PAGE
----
Tuesday, November 15, 2016 at 2:14 | Unregistered CommenterNate

Brian - I WORK at the RIE and YES there are people smoking RIGHT outside the main door!!! I will meet up with you if you like and show you? And not once did I say there are wards on the ground floor. There are offices and out patient department though. Who wants to have smoke bellow in? Not me, not them! And YES there are wards DIRECTLY overlooking the main entrance and they often complain of the smoke the streams in. Know your facts Brian instead of talking rubbish. Again, happy to meet with you and show you! Doubt you'll take me up on it though.

Tuesday, November 15, 2016 at 12:35 | Unregistered CommenterChris Findlay

Pat - smokerphobic? I'm a nurse and look after many smokers - often dying horrific deaths after years of polluting their own bodies. And that's it in a nutshell really - pollute your OWN bodies and not that of anyone else's. It's your choice NOT mine! Smoke doesn't disapate into the air like so many smokers claim, it's lingers, sticks to your clothes and breath - it's vile. You wanna smoke the sod off back home and smoke there. Patients lying dying and ill and relatives worried sick do NOT want to have to put up with YOUR disgusting habit and the health risks you subject them to.

Smokers - the most selfish people I have ever met.

Tuesday, November 15, 2016 at 12:41 | Unregistered CommenterChris Findlay

No one is polluting your body as you walk past a smoker hence you are smokerphobic for thinking so.

My habit is only disgusting to a smokerphobic. You are smokerphobic. I have a friend who has never smoked in her life. Guess what? She loves the smell of tobacco.

I am not a nurse but my mother and two sisters were and I can assure you they never spoke to a smoker the way you do neither did they believe that only smoking causes death. They would have been pretty useless nurses had they done so.

As a former court reporter I saw many cases involving fatal car accidents. By your logic, everyone will die in a car accident and those who drive should just stop driving or be treated as second class citizens because they won't - especially given the way they pollute our bodies when driving past us.

Personally, if faced with you as a nurse I'd rather stay away from hospital. I would not trust your care. If a smoker came in need of urgent treatment after a heart attack, and a non smoker came in needing the same at the same time - who would you prioritise?

I think we all know. You are smokerphobic. Go look in the mirror and think about your offensive behaviour.

Remember the Hippocratic Oath? You should not judge, insult, abuse or mistreat anyone based on their lifestyle even if you hate it or disagree with the way they live their lives.

Our NHS needs less nurses like you in my honest opinion and frankly after almost 50 years of smoking and paying tax without having one single penny back in healthcare for an alleged "smoking related illness" I am sick to the back teeth of funding people like you and your salary who are the loudest in calling for smokers not to be treated on the NHS - nor to get back in older age the care they have paid for over a lifetime.

You are a smokerphobic. You are hysteric about a wisp of smoke. Leave us alone. We have had more than enough of your sort.

Tuesday, November 15, 2016 at 14:08 | Unregistered CommenterPat Nurse

Selfish??? You are the one who wants the whole world to yourself both indoors and outdoors and every place in between that you wouldn't even go to.

You have no idea of what the word share means.

As I said, in every way and every word you prove one thing - you are smokerphobic.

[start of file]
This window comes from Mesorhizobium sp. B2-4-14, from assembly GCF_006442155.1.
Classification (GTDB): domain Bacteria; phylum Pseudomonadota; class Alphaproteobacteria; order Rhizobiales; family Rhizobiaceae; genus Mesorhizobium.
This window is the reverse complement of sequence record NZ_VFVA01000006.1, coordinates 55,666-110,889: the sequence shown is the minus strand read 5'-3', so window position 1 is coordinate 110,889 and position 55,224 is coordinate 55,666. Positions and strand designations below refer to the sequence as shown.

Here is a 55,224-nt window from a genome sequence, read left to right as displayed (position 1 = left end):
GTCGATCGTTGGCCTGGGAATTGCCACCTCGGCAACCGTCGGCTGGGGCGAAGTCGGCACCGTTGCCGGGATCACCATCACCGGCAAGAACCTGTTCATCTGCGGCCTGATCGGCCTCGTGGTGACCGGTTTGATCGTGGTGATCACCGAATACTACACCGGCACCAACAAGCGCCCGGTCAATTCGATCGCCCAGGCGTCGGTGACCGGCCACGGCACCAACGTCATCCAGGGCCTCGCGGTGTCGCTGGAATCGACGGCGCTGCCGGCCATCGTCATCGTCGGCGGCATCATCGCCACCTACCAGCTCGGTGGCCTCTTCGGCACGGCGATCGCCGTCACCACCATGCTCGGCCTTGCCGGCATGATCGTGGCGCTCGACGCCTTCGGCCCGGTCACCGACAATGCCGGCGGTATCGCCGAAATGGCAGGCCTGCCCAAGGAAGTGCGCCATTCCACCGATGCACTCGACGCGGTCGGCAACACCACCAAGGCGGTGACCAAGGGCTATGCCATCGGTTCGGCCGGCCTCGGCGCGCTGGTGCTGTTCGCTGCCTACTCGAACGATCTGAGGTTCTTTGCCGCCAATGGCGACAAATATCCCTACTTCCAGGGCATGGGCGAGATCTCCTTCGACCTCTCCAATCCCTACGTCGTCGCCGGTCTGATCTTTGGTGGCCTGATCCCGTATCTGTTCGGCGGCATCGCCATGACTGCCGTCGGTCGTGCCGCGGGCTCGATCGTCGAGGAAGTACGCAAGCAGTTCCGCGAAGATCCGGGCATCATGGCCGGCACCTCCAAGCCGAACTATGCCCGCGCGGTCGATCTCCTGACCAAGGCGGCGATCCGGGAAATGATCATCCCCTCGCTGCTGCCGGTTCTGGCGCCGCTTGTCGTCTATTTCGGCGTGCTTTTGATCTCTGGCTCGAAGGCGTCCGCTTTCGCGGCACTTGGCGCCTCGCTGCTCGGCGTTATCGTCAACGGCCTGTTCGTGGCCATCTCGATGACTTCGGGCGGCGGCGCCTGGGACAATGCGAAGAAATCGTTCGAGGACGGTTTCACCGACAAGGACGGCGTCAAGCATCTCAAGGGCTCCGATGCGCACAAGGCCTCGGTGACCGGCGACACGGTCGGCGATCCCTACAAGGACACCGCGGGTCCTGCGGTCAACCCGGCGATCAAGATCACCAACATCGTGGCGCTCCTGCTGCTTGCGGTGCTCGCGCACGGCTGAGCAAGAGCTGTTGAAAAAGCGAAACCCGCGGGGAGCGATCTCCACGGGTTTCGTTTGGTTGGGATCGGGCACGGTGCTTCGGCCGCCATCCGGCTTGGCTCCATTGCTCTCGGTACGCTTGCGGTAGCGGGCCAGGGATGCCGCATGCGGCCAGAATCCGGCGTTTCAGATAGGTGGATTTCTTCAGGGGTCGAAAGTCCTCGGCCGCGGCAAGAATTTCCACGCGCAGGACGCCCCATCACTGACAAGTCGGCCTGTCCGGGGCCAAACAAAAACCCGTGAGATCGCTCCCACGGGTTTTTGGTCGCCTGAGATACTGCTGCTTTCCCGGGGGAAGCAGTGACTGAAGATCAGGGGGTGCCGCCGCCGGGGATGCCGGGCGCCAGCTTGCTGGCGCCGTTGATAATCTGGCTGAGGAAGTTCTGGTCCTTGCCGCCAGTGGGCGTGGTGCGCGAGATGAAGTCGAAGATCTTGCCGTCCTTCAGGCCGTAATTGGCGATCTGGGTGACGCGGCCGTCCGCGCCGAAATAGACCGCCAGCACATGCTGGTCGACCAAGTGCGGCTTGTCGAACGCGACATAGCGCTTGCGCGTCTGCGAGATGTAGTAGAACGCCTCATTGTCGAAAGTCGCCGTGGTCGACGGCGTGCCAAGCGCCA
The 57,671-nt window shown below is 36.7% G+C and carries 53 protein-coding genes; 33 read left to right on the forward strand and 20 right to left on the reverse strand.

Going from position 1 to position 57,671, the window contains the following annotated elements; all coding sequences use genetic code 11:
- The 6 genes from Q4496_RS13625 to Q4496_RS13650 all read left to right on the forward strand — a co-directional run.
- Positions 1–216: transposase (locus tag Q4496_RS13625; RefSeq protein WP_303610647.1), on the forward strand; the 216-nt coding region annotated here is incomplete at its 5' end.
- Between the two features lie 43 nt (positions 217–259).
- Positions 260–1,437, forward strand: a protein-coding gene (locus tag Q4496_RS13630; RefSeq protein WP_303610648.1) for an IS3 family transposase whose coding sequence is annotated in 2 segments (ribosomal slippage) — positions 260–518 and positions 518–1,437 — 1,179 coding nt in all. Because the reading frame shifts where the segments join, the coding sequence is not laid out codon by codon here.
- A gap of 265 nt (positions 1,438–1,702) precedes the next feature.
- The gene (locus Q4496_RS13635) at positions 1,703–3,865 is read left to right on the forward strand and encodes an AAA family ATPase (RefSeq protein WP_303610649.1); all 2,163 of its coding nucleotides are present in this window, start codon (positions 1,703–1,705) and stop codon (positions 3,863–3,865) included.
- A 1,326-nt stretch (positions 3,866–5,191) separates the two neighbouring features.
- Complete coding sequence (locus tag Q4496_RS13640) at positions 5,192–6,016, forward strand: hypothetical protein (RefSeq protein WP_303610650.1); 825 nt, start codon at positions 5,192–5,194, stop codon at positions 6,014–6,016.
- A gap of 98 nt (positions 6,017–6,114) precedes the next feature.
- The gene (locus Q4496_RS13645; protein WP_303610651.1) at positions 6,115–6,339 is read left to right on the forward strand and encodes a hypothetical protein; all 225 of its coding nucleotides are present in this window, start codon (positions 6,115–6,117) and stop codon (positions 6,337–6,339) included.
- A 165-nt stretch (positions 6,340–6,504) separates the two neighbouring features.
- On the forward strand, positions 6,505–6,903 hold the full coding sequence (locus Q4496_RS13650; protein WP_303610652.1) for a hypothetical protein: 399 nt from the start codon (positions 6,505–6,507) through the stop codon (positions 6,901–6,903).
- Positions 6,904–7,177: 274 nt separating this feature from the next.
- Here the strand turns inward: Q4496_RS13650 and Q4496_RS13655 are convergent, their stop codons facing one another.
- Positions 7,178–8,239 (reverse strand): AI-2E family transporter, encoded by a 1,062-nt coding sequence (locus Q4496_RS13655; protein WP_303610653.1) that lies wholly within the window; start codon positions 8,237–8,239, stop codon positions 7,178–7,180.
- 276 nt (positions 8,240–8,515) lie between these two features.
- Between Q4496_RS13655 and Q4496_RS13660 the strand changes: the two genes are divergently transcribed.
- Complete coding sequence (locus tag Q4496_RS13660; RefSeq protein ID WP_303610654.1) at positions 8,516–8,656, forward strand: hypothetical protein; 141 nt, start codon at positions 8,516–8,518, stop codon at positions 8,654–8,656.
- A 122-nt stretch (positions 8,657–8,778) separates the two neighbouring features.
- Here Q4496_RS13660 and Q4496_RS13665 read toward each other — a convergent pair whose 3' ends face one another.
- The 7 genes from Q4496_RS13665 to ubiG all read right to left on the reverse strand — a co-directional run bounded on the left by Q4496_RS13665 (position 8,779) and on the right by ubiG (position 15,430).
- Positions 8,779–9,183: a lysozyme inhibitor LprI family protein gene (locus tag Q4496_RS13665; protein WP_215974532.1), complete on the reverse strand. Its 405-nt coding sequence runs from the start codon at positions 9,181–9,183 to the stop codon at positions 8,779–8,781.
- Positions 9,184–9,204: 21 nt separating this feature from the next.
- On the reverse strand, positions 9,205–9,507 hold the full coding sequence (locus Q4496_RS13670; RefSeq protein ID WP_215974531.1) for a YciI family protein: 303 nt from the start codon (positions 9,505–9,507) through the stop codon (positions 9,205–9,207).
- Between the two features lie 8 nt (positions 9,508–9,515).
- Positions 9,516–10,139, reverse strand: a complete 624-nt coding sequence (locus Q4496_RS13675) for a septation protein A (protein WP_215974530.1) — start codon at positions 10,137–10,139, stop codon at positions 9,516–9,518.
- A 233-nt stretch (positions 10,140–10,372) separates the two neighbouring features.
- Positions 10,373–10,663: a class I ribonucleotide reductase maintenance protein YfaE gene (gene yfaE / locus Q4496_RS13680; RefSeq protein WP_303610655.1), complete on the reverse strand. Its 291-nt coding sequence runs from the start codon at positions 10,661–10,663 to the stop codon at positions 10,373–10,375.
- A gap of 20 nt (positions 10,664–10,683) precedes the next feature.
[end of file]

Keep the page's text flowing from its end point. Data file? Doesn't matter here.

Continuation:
Tuesday, November 15, 2016 at 14:11 | Unregistered CommenterPat Nurse

" pollute your OWN bodies and not that of anyone else's. It's your choice NOT mine!"

Actually, I am happy that you are still posting, as we smokers should start engaging anti-smokers.

There are is no scientific basis on your overreaction to outdoor tobacco smoke. I made this abundantly clear in my post, there is no need to repeat the hard data.

I am old enough to remember times when smoking was allowed everywhere. In those days the demand for smoke-free spaces was legitimate and made sense. Today, with all the smoking bans and state sponsored vilification of smoking (and thus of smokers by implication) this argument simply reveals prejudice and intolerance that cannot be justified by the real (and alleged) harms from smoking. The "horrible deaths" from smoking you claim to have seen do not afford you a license to abuse smokers.

Yet, even if you don't believe it, most smokers (myself included) do respect your right to smoke-free spaces. In reciprocity we also demand from people like you (and from the authorities) the right to indoor spaces were we can smoke without being exposed to rain or snow and without bothering those who dislike the smell. We also demand to be respected and not vilified. If these demands were met by the RIE you would have no cause for complaining. Think about it.

You should understand that people react harshly when disrespected and bullied, even if those doing this claim to be "saving lives". As long as you keep treating us smokers as selfish and deliberate air poisoners, then don't expect us to be nice and civil with you.

Wednesday, November 16, 2016 at 5:42 | Unregistered CommenterRoberto

Exactly Roberto. We have always moved out and away always. We take issue now because it doesn't matter where we go they will still expect yet another few feet of open space to which we are all entitled.

We are not the ones who want it all. Good luck with that engagement thing. Blind intolerance based on fear and prejudice never leads to debate just demands from them.

And, incidentally, I was sat smoking with a nurse recently who told me 80% of her cancer patients never smoked.

Wednesday, November 16, 2016 at 11:16 | Unregistered Commenterpat nurse

PostPost a New Comment

Enter your information below to add a new comment.
Author Email (optional):
Author URL (optional):
Post:
 
Some HTML allowed: <a href="" title=""> <abbr title=""> <acronym title=""> <b> <blockquote cite=""> <code> <em> <i> <strike> <strong>